8. I’m wrapping up my late wife’s estate (such as it was). Kia Finance was horrible to deal with. The local Kia dealership was wonderful. I felt lucky to be offered the payoff amount –which was about the same as the KBB value. They needed inventory & I wanted rid of it, so it was win-win. The local dealer finance bubba said they’d make around $1500 on it; I asked if it was worth it. He said not really but they still needed used inventory so was willing to take the risk on a potential loss leader.

  9. Too many have financed their lifestyle with debt for far too long, public and private. The interest is coming due. Debt, and the shuffling thereof, has become the primary product of the US. Financial “products” instead of real products. We’re living in a land of make believe. Trying not to let it show.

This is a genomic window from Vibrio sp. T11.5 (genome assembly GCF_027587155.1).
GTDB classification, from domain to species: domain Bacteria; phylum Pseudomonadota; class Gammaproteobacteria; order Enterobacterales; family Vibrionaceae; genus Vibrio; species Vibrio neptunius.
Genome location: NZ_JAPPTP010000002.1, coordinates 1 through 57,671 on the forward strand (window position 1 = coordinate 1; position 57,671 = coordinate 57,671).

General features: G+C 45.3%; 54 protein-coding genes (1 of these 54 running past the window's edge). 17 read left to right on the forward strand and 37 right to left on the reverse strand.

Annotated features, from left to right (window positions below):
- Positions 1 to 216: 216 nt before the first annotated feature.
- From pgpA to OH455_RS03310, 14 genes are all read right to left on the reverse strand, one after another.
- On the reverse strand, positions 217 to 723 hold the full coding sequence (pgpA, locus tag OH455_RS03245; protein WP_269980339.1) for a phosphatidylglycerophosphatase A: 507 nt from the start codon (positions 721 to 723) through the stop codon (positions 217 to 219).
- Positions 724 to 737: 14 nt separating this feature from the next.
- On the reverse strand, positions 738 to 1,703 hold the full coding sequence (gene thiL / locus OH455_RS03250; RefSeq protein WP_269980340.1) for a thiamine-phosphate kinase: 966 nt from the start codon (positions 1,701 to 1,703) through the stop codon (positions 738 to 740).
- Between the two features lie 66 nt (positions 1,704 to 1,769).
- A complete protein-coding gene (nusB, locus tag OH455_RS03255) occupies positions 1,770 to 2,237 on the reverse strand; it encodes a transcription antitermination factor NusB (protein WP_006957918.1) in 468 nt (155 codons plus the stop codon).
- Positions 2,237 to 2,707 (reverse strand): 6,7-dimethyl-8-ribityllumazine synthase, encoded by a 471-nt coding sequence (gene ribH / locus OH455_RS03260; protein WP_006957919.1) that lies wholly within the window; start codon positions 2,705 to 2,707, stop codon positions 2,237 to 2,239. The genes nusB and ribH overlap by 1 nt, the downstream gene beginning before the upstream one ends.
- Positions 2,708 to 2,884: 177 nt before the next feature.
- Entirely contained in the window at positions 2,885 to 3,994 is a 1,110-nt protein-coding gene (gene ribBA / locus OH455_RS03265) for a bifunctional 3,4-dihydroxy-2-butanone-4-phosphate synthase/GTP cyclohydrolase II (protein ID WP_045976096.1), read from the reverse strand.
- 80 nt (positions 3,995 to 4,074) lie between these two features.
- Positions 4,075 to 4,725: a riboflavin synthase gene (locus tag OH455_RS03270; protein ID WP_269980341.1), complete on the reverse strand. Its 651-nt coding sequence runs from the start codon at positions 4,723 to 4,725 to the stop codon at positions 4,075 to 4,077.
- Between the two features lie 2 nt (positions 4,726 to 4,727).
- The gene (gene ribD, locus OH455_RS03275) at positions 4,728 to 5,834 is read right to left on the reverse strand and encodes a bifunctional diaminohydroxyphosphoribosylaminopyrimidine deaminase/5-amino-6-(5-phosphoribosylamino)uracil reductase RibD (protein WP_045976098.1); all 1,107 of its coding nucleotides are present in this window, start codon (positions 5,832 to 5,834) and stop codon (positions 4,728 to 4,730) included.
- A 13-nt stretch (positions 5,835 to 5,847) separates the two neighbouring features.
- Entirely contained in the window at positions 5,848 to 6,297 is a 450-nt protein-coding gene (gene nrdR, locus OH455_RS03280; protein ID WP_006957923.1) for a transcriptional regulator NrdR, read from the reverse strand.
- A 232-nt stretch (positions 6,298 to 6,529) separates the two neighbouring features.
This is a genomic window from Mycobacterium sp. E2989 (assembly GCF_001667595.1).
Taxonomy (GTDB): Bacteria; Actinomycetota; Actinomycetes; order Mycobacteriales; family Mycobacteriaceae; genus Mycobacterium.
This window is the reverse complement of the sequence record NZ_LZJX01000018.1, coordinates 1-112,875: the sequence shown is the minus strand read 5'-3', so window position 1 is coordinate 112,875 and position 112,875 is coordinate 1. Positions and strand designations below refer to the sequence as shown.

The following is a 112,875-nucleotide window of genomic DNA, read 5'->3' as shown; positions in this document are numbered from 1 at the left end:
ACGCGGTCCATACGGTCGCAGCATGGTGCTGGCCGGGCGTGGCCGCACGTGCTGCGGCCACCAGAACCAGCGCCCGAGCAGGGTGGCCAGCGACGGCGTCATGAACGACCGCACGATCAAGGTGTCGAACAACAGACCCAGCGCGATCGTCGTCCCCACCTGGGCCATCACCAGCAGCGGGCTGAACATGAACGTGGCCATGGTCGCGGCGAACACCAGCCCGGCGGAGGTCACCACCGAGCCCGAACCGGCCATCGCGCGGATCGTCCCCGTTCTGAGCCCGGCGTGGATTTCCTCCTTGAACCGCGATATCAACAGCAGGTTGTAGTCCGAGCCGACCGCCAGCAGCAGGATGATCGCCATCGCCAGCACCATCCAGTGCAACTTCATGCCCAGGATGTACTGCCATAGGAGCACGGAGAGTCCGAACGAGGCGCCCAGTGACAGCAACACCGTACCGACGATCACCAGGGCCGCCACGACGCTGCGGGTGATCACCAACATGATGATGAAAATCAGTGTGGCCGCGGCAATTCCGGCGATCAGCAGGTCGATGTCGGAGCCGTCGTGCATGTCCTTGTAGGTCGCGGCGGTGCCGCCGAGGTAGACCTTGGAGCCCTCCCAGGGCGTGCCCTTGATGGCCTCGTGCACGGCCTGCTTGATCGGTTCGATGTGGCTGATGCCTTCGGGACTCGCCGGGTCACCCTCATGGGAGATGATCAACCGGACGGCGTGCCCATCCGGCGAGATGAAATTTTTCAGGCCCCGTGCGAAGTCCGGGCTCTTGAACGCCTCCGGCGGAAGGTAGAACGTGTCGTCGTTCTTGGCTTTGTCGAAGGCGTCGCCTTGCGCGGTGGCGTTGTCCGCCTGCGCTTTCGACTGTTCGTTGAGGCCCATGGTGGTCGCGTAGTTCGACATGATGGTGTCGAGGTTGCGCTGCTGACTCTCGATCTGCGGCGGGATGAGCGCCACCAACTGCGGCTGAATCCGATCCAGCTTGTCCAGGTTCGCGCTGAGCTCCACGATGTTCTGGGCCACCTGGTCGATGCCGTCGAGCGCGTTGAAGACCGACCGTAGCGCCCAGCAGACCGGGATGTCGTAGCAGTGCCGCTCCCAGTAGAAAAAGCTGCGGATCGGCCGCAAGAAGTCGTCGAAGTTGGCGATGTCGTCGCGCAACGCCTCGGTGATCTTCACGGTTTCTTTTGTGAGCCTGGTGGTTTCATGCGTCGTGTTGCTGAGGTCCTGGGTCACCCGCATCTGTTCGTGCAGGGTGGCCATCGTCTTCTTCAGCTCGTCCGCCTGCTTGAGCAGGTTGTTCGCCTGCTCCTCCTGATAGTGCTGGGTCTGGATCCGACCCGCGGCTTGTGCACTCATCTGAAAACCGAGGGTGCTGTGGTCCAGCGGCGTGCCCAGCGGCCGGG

• Ah, yes, it is true, Mr. Kable.

      I’m so happy to have fled that rat race. No payments on vehicles, houses or any other property. Only service payments (internet/phone), and there are fewer of them. No more indentured servitude.

      I only wish I would’ve arrived here sooner.

      Also, I share your disdain of calling these financial shell-games “products”. Poppycock.

  10. And with the appreciation of used auto values, those who owned their autos and kept them got walloped on property taxes unless localities adjusted the rates. And even then, you still paid more than the year before! There should be a law that requires Vaseline packets to be included in every tax bill sent out!

    • Hi Allen,

      Yes – and that’s exactly why I have kept my ’02 pickup and entertain thoughts of keeping it indefinitely. I could rebuild the whole thing on the “down low” and it would still be considered a 20-year-old truck. This latter is why – per my earlier column – I have thought about maybe putting a V6 in it, eventually – so as to be able to use it to pull a 5,000 or so pound trailer. I’d rather just buy a Taco – but I am done with paying these SOBs every time I pay for something.